HP is broadening its support for software-defined networking (SDN), with the release of a range of hardware and software designed to exploit the OpenFlow communications protocol.
provides a way to virtualise network infrastructure to make it simpler to configure and manage. Software is installed on network equipment such as switches and routers that links them back to a central control application, running on a server or virtual machine. From this controller admins can write and rewrite rules for how network traffic, data packets and frames, is handled and routed by network infrastructure.
At the Interop Conference in Las Vergas today HP announced it is including support for the SDN communications protocol OpenFlow in its new HP 560 wireless access point. OpenFlow support will also be rolled out to HP's existing 11n wireless products in the HP 430 and 460 range, via a software upgrade. The OpenFlow protocol allows SDN control software to communicate with compliant routers and switches.
The company already offers OpenFlow SDN support in more than 50-switch models, and has shipped 25 million such products.
HP's director of wireless business Lars Koelendorf said providing software-defined networking on wireless access points gave admins finer-grained control over the network.
He gave the example that of how an OpenFlow-compliant access point could distinguish between traffic from a YouTube app and a Microsoft Lync voice and messaging app, and attempt to provide a guaranteed quality of service for the VOIP traffic, but not for YouTube.
”Our mission is OpenFlow-enabling that connection point. Then we can say that YouTube shouldn't have quality of service, that's just a best effort service, but the Lync application needs to have QoS, so we can differentiate per application. That's what really gives you the user quality.”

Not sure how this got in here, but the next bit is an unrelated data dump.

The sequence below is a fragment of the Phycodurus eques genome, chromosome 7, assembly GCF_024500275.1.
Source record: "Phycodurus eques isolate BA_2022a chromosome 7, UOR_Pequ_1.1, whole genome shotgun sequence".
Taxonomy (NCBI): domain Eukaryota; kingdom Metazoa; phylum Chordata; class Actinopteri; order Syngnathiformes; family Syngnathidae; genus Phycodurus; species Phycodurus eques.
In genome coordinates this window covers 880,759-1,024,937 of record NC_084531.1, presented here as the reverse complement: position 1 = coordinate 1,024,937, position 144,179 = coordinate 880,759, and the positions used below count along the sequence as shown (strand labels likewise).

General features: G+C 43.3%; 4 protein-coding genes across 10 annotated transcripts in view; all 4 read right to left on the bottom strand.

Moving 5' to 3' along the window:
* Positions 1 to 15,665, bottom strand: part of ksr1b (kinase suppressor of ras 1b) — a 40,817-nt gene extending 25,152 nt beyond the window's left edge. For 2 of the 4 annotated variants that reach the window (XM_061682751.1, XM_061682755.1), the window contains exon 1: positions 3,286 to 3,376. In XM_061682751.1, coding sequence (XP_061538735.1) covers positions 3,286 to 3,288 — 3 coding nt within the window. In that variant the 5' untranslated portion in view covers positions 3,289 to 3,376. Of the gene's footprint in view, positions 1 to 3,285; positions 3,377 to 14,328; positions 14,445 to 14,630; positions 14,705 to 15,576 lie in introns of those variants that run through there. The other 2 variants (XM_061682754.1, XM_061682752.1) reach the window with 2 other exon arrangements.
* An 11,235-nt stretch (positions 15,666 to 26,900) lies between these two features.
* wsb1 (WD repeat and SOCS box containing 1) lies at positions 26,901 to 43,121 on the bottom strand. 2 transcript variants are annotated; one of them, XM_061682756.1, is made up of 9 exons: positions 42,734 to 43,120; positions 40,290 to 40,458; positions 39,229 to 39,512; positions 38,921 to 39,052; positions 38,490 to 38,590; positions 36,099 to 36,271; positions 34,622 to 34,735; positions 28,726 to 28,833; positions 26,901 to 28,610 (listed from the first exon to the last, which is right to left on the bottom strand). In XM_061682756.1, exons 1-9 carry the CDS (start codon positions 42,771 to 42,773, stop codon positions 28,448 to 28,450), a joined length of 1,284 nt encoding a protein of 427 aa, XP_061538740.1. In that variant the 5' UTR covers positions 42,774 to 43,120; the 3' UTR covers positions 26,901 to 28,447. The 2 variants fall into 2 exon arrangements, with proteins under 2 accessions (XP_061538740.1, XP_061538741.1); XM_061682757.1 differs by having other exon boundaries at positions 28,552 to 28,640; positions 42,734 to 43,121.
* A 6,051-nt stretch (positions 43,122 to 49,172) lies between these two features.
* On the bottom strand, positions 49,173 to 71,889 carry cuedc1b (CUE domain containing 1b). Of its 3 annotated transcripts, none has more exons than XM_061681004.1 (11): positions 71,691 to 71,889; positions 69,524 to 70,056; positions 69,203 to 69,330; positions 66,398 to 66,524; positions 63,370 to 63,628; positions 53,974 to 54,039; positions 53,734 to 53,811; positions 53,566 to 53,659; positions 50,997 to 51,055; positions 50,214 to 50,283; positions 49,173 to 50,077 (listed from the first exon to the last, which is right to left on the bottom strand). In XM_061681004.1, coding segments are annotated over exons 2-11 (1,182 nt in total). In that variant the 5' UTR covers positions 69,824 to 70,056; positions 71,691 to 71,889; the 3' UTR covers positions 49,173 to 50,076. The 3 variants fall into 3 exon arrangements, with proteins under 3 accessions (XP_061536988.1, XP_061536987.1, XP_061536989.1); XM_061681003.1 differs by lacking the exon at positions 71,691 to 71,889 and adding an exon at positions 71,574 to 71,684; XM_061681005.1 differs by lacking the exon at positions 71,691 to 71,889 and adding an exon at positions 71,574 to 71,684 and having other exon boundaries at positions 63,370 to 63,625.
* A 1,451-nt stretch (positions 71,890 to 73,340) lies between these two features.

To configure OpenFlow SDN on HP devices companies will need to run HP's Virtual Application Networks (VAN) SDN Controller software.
VAN allows an administrator to set up rules for managing and orchestrating network traffic flowing over an OpenFlow-enabled network and is compliant with OpenFlow 1.0 and 1.3 protocols.
The controller also allows applications to connect to and control OpenFlow-enabled network infrastructure via APIs. HP haswhere third party applications for the HP VAN controller can be downloaded.
Four new applications running on the VAN controller were announced by HP today; HP Network Protect, HP Network Optimizer, HP Location Aware and HP Smart Shopper.
Network Protect uses DNS interception to monitor website requests and check them against a list of common sources of malware, blocking access to dangerous sites.
Network Optimizer allows an SDN-compliant network to apply the appropriate quality of service and prioritisation to network traffic.
Location Aware triangulates the position of client devices using wi-fi, to an accuracy of two metres claims HP, and SmartShopper allows ads or other content to be pushed to devices.
”There will be a lot more applications released that will run on the SDN controller,” said Lars Koelendorf, HP's director of wireless business.
Also announced today were the HP 560 wireless access point and HP 517 unified wall jack access points, which use the 802.11ac wireless standard. The standard offers a theoretical throughput of 1.3Gb/sec or 1331Mb/sec – although real-world performance is usually substantially lower. The 560 is available now for $1,199, while the 517 will be available in May for $499.
HP also revealed new controller appliances for policy management on wired and wireless networks. The HP 870 Unified Wired-WLAN Appliance supports up to 30,000 devices, while the HP 850 Unified Wired-WLAN Appliance can manage up to 10,000 devices.The HP 870 is available now for $35,999, and the HP 850 will be available in June.
Another product launch was HP Cloud Managed Network, a cloud service aimed at reducing the need for on-site staff to manage networks in small and medium-sized businesses, which will also be available in June.